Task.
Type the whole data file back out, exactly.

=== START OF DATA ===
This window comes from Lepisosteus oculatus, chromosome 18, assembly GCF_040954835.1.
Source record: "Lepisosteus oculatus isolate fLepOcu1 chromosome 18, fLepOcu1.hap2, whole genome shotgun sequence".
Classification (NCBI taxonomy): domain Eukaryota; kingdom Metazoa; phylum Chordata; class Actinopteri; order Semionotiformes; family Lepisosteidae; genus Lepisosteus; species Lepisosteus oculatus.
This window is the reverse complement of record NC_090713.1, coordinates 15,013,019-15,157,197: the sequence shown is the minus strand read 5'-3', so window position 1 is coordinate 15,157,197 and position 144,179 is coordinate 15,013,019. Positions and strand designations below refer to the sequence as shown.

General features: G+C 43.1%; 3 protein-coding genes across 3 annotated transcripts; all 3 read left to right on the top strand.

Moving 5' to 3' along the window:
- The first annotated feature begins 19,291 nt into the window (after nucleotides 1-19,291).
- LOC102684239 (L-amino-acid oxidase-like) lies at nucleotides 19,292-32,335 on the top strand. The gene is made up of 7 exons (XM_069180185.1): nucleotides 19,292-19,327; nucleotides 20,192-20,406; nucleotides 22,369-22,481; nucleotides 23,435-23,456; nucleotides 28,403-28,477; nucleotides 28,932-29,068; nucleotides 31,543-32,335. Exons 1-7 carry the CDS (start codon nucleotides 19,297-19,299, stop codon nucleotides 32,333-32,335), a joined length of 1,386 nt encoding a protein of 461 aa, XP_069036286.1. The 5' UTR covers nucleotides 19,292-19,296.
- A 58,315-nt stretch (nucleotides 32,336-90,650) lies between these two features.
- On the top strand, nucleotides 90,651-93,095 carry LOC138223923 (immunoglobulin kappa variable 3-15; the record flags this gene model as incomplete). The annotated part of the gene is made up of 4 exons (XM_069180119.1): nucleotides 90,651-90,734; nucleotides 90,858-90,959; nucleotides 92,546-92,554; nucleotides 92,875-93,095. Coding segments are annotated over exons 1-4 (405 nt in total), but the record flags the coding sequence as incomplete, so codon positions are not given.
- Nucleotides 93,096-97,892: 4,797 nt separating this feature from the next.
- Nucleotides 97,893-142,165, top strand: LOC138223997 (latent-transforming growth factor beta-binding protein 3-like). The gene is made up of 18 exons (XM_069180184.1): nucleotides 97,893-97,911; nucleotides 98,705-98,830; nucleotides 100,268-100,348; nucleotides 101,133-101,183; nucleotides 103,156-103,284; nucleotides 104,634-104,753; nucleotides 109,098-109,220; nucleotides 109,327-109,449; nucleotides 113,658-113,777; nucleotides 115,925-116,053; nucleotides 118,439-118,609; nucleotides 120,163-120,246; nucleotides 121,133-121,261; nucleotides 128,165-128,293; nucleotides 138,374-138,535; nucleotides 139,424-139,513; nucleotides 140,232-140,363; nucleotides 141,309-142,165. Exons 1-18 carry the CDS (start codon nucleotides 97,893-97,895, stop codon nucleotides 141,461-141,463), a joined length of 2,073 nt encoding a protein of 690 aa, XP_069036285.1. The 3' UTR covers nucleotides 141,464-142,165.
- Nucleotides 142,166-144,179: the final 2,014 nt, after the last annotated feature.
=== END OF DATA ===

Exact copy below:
This window comes from Lepisosteus oculatus, chromosome 18, assembly GCF_040954835.1.
Source record: "Lepisosteus oculatus isolate fLepOcu1 chromosome 18, fLepOcu1.hap2, whole genome shotgun sequence".
Classification (NCBI taxonomy): domain Eukaryota; kingdom Metazoa; phylum Chordata; class Actinopteri; order Semionotiformes; family Lepisosteidae; genus Lepisosteus; species Lepisosteus oculatus.
This window is the reverse complement of record NC_090713.1, coordinates 15,013,019-15,157,197: the sequence shown is the minus strand read 5'-3', so window position 1 is coordinate 15,157,197 and position 144,179 is coordinate 15,013,019. Positions and strand designations below refer to the sequence as shown.

General features: G+C 43.1%; 3 protein-coding genes across 3 annotated transcripts; all 3 read left to right on the top strand.

Moving 5' to 3' along the window:
- The first annotated feature begins 19,291 nt into the window (after nucleotides 1-19,291).
- LOC102684239 (L-amino-acid oxidase-like) lies at nucleotides 19,292-32,335 on the top strand. The gene is made up of 7 exons (XM_069180185.1): nucleotides 19,292-19,327; nucleotides 20,192-20,406; nucleotides 22,369-22,481; nucleotides 23,435-23,456; nucleotides 28,403-28,477; nucleotides 28,932-29,068; nucleotides 31,543-32,335. Exons 1-7 carry the CDS (start codon nucleotides 19,297-19,299, stop codon nucleotides 32,333-32,335), a joined length of 1,386 nt encoding a protein of 461 aa, XP_069036286.1. The 5' UTR covers nucleotides 19,292-19,296.
- A 58,315-nt stretch (nucleotides 32,336-90,650) lies between these two features.
- On the top strand, nucleotides 90,651-93,095 carry LOC138223923 (immunoglobulin kappa variable 3-15; the record flags this gene model as incomplete). The annotated part of the gene is made up of 4 exons (XM_069180119.1): nucleotides 90,651-90,734; nucleotides 90,858-90,959; nucleotides 92,546-92,554; nucleotides 92,875-93,095. Coding segments are annotated over exons 1-4 (405 nt in total), but the record flags the coding sequence as incomplete, so codon positions are not given.
- Nucleotides 93,096-97,892: 4,797 nt separating this feature from the next.
- Nucleotides 97,893-142,165, top strand: LOC138223997 (latent-transforming growth factor beta-binding protein 3-like). The gene is made up of 18 exons (XM_069180184.1): nucleotides 97,893-97,911; nucleotides 98,705-98,830; nucleotides 100,268-100,348; nucleotides 101,133-101,183; nucleotides 103,156-103,284; nucleotides 104,634-104,753; nucleotides 109,098-109,220; nucleotides 109,327-109,449; nucleotides 113,658-113,777; nucleotides 115,925-116,053; nucleotides 118,439-118,609; nucleotides 120,163-120,246; nucleotides 121,133-121,261; nucleotides 128,165-128,293; nucleotides 138,374-138,535; nucleotides 139,424-139,513; nucleotides 140,232-140,363; nucleotides 141,309-142,165. Exons 1-18 carry the CDS (start codon nucleotides 97,893-97,895, stop codon nucleotides 141,461-141,463), a joined length of 2,073 nt encoding a protein of 690 aa, XP_069036285.1. The 3' UTR covers nucleotides 141,464-142,165.
- Nucleotides 142,166-144,179: the final 2,014 nt, after the last annotated feature.